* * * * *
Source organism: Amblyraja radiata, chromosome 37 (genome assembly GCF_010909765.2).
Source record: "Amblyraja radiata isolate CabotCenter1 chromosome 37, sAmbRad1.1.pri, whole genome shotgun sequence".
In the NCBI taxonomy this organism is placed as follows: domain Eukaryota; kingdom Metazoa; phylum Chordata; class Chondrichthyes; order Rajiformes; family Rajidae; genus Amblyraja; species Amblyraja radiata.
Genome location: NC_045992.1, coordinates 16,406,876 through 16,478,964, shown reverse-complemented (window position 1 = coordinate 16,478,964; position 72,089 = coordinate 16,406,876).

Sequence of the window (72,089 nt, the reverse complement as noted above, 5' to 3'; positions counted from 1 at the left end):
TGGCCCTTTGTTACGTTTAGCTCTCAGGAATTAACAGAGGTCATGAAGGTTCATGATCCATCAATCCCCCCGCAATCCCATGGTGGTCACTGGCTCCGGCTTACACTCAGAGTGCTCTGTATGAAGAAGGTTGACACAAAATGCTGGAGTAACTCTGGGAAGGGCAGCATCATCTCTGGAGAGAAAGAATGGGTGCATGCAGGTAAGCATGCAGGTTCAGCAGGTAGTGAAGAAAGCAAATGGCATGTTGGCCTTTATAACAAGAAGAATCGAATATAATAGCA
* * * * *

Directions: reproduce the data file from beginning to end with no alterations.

Source organism: Amblyraja radiata, chromosome 37 (genome assembly GCF_010909765.2).
Source record: "Amblyraja radiata isolate CabotCenter1 chromosome 37, sAmbRad1.1.pri, whole genome shotgun sequence".
In the NCBI taxonomy this organism is placed as follows: domain Eukaryota; kingdom Metazoa; phylum Chordata; class Chondrichthyes; order Rajiformes; family Rajidae; genus Amblyraja; species Amblyraja radiata.
Genome location: NC_045992.1, coordinates 16,406,876 through 16,478,964, shown reverse-complemented (window position 1 = coordinate 16,478,964; position 72,089 = coordinate 16,406,876).

Sequence of the window (72,089 nt, the reverse complement as noted above, 5' to 3'; positions counted from 1 at the left end):
TGGCCCTTTGTTACGTTTAGCTCTCAGGAATTAACAGAGGTCATGAAGGTTCATGATCCATCAATCCCCCCGCAATCCCATGGTGGTCACTGGCTCCGGCTTACACTCAGAGTGCTCTGTATGAAGAAGGTTGACACAAAATGCTGGAGTAACTCTGGGAAGGGCAGCATCATCTCTGGAGAGAAAGAATGGGTGCATGCAGGTAAGCATGCAGGTTCAGCAGGTAGTGAAGAAAGCAAATGGCATGTTGGCCTTTATAACAAGAAGAATCGAATATAATAGCA